How to Save a Houseplant on the Brink

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Rescue your indoor plants from these common ailments and go for a new lease on life. Use these tips to save you plant from certain demise.

Dying indoor plants are easy to spot. A few clues: Drooping, dropping, yellow or crispy brown spots on leaves. Other clues include insects and fungus on the soil or foliage. Try these first-aid fixes for common problems with your indoor plants.

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Check the Drainage

The container must have bottom drainage for water to escape or your plant will drown. Re-pot, or do it the DIY way and add a few holes yourself. Use a drill bit made for ceramics and metals, making one hole in a small pot and up to 3 in larger ones.

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Back Off the Water

Wilting leaves don’t always mean, “I’m thirsty.” Too much water may be the culprit. To find out, check the pot’s weight. Heavy means very wet, and lightweight means dry. Don’t rely on just the finger test. A moisture meter inserted into the soil always gets it right. Be sure to water less frequently moving forward.

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Check the Soil

Saturated potting soil is the kiss of death. If the pot stays very heavy for several days, is sitting in water or has a faint odor, the soil needs to be replaced. Remove the plant from its container and ditch the soggy stuff. Replace it with new, better-draining potting mix to give the roots a fresh start.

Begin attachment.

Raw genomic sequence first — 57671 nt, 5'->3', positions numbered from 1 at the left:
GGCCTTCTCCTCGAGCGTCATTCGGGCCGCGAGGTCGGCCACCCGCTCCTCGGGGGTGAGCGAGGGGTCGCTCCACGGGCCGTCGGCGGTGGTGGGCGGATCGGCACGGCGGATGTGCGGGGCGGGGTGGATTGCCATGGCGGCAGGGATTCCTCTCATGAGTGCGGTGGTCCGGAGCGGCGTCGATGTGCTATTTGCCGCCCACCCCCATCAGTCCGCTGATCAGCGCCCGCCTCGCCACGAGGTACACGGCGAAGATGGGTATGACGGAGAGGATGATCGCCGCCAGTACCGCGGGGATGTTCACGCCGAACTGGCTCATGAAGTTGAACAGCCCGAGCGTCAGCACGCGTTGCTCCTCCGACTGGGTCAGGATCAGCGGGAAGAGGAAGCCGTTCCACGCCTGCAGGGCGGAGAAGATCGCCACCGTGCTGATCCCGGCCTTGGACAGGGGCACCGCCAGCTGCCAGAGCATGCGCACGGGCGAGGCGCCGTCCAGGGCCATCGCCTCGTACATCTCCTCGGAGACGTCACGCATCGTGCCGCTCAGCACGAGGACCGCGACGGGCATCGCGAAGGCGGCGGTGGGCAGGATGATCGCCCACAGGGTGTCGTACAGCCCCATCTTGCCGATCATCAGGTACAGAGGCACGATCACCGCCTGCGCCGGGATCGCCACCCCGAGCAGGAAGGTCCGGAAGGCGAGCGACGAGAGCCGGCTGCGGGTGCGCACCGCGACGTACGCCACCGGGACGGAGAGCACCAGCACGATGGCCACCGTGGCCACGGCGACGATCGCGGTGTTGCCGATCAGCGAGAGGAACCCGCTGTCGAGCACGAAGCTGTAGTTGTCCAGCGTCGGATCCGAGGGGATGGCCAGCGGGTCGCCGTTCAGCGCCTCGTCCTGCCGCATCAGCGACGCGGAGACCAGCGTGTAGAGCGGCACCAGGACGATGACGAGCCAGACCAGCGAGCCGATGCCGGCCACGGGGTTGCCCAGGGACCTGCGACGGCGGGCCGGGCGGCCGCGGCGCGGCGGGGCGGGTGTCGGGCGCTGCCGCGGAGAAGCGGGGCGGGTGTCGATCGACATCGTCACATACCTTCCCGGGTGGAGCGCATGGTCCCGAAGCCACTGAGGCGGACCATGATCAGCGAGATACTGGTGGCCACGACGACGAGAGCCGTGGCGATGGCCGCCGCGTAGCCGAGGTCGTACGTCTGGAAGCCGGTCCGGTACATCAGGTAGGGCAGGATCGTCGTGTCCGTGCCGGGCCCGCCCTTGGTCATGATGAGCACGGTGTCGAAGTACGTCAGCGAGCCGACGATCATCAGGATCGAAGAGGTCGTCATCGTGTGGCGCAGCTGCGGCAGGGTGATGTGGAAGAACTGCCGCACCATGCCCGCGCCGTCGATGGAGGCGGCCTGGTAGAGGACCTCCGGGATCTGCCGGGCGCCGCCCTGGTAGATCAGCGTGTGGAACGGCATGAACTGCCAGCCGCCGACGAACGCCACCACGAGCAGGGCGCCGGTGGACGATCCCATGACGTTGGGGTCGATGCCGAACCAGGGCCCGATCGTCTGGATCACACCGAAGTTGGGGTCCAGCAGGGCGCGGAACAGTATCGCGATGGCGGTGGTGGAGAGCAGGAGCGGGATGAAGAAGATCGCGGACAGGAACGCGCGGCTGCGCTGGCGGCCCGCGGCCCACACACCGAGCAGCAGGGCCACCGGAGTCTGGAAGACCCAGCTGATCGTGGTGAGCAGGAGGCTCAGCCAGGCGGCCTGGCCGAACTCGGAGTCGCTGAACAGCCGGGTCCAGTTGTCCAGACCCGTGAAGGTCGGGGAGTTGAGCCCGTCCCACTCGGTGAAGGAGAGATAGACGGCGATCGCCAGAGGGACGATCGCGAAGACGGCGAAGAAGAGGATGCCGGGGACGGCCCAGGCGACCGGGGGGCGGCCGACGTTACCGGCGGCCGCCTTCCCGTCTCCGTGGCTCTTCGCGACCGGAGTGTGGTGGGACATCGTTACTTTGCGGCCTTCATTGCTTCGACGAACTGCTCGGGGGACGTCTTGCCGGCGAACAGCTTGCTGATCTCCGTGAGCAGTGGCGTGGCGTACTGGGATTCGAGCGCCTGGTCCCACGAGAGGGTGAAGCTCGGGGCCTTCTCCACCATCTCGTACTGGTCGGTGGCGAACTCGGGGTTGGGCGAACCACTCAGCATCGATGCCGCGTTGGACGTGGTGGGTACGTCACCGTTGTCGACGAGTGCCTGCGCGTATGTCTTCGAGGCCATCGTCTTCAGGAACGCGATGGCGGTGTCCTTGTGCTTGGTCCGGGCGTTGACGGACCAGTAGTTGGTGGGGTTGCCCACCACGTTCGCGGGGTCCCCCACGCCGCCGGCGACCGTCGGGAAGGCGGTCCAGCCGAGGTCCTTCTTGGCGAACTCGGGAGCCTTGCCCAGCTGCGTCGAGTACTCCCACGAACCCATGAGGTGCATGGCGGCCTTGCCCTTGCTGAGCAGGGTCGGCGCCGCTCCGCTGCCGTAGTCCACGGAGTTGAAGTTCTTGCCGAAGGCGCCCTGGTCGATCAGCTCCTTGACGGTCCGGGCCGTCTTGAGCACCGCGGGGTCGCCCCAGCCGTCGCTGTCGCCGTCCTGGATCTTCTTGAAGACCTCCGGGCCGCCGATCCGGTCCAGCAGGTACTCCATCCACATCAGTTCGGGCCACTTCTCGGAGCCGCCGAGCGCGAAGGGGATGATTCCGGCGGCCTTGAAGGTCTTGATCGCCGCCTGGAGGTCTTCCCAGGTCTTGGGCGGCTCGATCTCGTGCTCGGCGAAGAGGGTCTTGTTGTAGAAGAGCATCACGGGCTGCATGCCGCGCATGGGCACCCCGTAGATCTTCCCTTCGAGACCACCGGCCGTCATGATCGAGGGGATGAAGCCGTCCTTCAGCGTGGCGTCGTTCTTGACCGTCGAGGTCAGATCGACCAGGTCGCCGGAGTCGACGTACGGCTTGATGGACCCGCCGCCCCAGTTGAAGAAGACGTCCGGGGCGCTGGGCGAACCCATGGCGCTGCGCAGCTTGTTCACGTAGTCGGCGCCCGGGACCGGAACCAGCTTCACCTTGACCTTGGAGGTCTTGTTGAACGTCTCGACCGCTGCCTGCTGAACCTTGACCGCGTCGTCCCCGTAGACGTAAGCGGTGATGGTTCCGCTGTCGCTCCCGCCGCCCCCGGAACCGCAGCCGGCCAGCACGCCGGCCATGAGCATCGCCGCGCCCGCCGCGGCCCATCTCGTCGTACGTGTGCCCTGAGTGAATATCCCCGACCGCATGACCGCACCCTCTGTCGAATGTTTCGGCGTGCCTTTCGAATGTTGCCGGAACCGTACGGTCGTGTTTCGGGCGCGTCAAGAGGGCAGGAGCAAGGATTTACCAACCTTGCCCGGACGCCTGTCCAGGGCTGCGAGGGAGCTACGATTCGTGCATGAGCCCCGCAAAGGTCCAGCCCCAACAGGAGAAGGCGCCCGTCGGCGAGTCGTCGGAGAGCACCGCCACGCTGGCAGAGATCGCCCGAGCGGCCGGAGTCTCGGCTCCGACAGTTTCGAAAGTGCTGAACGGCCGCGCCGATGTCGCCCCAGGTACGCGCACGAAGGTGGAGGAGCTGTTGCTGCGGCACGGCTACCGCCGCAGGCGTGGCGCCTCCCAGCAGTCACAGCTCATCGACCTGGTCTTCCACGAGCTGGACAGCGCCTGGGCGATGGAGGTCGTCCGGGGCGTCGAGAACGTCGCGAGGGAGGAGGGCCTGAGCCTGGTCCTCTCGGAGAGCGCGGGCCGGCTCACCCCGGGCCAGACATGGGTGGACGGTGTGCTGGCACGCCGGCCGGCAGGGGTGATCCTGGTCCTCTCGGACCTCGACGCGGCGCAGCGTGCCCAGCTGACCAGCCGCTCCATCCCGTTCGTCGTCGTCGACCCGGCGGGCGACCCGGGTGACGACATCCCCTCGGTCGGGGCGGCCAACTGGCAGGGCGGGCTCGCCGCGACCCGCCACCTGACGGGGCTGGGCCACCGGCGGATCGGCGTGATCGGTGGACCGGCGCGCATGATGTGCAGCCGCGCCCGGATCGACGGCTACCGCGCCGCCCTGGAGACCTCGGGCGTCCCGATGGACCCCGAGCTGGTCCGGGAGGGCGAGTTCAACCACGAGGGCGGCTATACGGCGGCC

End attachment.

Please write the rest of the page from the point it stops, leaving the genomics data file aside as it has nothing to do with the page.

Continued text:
These are the secret ingredients that can really help your plants grow.

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No Insects Allowed

Hovering tiny fungus gnats mean it’s time to change the soil. Fuzzy white mealybugs on stems require insecticidal soap spray (use according to directions). Remove black, hard-shelled scale on stems with a dab of rubbing alcohol on a cotton swab.

If you’ve got gnats hovering over the soil, here’s another way to solve the problem.

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The Right Light

Direct sunlight often causes parched, pale or crisp leaves. Conversely, a plant living in a dark corner may become spindly and weak. Bright, indirect light almost always works. How to know the environment is just right? If you can read in the room in the middle of the day, without turning on a lamp, most plants will thrive. If your light isn’t ideal, try a plant from our list of 10 houseplants that you probably won’t be able to kill.

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Ellen Riley
As a free-lance writer and former Southern Living Associate Garden Editor, Ellen Riley has a knack for teaching readers to find joy in the garden (indoors and out) every day. Her approach is based on simplicity, ease, and success. When not in the garden, find her in the kitchen preparing the day's harvest or arranging a few flowers to share. Her latest adventure offers 4 hands-on gardening workshops in the Nashville area.